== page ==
Maybe Capital Q Is Not For You
I like Celina Ottaway, I really do. Occasionally she even posts comments here. But culinarily we have our differences. I like Five Guys and she likes In-N-Out burger. She likes Inga’s Diner and I prefer Dewey’s. I love Capital Q and…well, I don’t think she’ll be going back there ever again.
You see, she wrote this review for the Times Union.
It’s long, I know. You won’t have to read the whole thing because I am not going to quibble on matters of taste. I find it authentic, she doesn’t. She likes some of the sides, which I couldn’t care less about, because for me it’s all about the meat. But these differences aren’t terribly interesting.
It is really on page two of her review that she and I diverge on a matter of substance.
If you are not going to read the review, here is the brief synopsis. Capital Q had counter help that got easily overwhelmed and demanded that customers order fried foods first, before ordering anything else. The tone of the counter help was less than gentlemanly. And ultimately this one employee had a dust up with one of the reviewer’s equally confrontational guests.
For the record, that guy is no longer there.
But that’s not my point either. My point is that Capital Q is a joint. It’s not a restaurant. It is a food stand. It does not even pretend to be a fancy one at that. They do not take credit cards. Everything is served in plastic tubs or styrofoam boxes. There isn’t a plate or piece of silverware to be found. There aren’t even any chairs. Just six stools in the front window and two picnic tables outside. One for each month you might be able to actually enjoy eating outside in Albany.
And joints can have attitude, especially if that joint cooks the best food of its kind in the area. I might even argue that joints should have attitude. I think about The Wieners Circle in Chicago, where if you don’t order correctly, or if you stall, the ladies on the grill will curse you out the likes of which you have never seen. Or about my favorite pizza place in San Francisco where Spencer T. witnessed an absolutely amazing moment of customer service (ok, seriously, this you have to read).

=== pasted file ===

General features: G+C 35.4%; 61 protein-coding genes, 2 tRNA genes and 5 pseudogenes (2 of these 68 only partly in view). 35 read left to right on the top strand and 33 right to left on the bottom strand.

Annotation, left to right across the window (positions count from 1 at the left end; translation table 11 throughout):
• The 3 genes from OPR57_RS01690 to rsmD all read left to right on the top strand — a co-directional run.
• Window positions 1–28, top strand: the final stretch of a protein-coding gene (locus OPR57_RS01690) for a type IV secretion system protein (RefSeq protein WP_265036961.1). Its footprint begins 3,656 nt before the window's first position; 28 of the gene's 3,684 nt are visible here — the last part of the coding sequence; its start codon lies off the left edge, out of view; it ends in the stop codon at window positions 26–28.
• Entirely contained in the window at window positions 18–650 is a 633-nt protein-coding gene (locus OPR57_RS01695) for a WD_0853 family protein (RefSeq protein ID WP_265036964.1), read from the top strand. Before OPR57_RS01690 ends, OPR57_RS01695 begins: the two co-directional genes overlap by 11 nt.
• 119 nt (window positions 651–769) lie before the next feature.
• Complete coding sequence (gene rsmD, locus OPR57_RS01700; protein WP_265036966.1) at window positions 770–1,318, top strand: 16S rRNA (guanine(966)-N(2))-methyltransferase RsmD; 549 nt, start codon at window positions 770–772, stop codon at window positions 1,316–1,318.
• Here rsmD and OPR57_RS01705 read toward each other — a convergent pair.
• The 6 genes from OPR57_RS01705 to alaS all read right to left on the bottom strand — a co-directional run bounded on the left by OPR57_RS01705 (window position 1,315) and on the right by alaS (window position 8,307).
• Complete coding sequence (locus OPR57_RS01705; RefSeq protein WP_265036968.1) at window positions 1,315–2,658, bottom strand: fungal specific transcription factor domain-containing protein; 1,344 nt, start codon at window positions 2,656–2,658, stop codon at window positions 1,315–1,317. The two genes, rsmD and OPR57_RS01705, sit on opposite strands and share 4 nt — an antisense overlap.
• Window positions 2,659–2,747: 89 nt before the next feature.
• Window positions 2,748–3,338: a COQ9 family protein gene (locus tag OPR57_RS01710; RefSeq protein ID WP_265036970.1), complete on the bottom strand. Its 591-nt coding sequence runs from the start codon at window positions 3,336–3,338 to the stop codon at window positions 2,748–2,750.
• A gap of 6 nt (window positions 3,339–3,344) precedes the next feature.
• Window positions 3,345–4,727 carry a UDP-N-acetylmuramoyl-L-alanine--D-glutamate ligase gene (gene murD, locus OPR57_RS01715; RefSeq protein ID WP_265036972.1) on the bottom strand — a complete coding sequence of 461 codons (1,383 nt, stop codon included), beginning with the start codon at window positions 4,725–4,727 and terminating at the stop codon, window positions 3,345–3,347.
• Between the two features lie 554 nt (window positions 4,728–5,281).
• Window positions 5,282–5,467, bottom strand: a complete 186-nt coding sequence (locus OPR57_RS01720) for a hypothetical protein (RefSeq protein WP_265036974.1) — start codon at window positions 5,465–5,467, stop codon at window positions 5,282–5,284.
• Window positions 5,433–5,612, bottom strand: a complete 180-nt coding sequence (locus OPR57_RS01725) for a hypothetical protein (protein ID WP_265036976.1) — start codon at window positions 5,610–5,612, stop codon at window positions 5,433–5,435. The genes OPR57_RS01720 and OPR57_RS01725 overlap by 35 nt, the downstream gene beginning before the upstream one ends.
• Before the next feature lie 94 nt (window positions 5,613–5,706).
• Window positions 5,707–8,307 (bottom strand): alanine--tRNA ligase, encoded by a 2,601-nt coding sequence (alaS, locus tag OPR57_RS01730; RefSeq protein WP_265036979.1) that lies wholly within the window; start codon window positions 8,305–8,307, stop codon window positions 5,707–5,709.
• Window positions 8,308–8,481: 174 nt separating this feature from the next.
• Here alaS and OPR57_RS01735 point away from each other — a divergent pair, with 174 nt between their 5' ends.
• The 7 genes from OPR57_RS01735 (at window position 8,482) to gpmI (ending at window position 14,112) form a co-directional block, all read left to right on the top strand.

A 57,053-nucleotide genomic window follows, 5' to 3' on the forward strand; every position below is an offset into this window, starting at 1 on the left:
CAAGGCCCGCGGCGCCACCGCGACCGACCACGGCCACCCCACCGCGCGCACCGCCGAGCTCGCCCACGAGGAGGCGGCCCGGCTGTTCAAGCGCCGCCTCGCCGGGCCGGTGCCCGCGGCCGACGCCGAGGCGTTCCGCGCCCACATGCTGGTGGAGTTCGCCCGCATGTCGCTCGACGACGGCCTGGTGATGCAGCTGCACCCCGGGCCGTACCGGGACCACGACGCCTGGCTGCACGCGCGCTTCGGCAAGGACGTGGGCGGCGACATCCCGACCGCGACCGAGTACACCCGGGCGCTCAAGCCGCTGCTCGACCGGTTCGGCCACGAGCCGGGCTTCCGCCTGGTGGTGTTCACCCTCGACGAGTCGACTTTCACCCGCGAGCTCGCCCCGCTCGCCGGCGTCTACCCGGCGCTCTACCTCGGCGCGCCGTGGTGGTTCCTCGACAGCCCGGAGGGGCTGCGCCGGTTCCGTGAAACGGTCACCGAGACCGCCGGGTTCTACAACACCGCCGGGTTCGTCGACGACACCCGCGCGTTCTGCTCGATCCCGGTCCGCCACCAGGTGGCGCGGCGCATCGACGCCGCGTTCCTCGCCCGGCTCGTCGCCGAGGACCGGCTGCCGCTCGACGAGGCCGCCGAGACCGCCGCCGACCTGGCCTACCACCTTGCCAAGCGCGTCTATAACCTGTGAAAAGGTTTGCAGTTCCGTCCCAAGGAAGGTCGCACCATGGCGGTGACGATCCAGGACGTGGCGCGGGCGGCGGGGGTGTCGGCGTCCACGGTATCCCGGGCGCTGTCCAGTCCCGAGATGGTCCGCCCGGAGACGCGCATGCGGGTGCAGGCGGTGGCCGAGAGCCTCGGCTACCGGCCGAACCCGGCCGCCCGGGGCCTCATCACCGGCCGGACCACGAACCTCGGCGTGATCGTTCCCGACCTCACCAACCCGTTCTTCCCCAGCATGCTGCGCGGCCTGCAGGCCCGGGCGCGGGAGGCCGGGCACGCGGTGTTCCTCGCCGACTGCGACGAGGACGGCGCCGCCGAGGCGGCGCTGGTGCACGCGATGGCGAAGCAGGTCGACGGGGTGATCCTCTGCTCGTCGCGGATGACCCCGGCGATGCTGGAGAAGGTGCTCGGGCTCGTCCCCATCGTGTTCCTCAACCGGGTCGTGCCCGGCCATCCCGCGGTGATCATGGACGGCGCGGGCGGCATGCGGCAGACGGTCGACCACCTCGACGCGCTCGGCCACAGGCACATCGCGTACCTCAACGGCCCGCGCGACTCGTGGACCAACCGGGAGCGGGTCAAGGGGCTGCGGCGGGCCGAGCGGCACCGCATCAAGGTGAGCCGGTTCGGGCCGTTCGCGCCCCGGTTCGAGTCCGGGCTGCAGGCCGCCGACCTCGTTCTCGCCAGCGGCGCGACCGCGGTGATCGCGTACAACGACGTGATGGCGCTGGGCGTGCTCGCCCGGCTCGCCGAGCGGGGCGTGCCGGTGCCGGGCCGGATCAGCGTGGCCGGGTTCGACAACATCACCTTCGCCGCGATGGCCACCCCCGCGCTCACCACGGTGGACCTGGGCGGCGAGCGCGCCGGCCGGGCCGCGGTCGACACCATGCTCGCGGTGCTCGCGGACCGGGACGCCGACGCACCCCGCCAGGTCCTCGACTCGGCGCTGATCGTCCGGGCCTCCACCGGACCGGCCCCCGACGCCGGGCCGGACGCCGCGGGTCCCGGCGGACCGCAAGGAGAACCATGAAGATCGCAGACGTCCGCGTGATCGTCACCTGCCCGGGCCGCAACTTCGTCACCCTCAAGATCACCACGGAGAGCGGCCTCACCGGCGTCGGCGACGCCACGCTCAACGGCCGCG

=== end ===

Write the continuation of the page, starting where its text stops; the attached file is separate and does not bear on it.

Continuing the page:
In fact because I have had such surly service at some of the greatest food joints, I have come to expect it as the sign of a truly great place. If customers will keep coming back given this level of abuse, the food must be truly fantastic. And generally it is.
What makes me nervous is when I walk into a pizza joint and people are friendly. It just feels wrong. Where is the ’tude? How can you not have a chip on your shoulder, when you make the best pizza in the area and nobody except for a select and chosen few truly appreciate it?
The thing is that when you go into a joint you have to approach it on its terms, not yours. Capital Q doesn’t surprise you with its attitude. It puts it front and center in its web address: eatmypork.com
So yes, the ordering system is haphazard. No, it’s not a polished operation. Maybe you will encounter someone with attitude, although maybe all the ’tude left the building with that one guy. But you know what? You wait. You are patient. You are respectful. And when you are done, you are rewarded with the best barbecue in the Capital District, hands down. For me, that is more than a fair tradeoff.
But then again, I have waited outside for an hour in the cold for pizza. I once pushed a stroller for 45 minutes through the rain to get a bagel. I spent four hours in a car just to eat breakfast at a friend’s favorite restaurant.
Putting up with a rude employee is a cakewalk.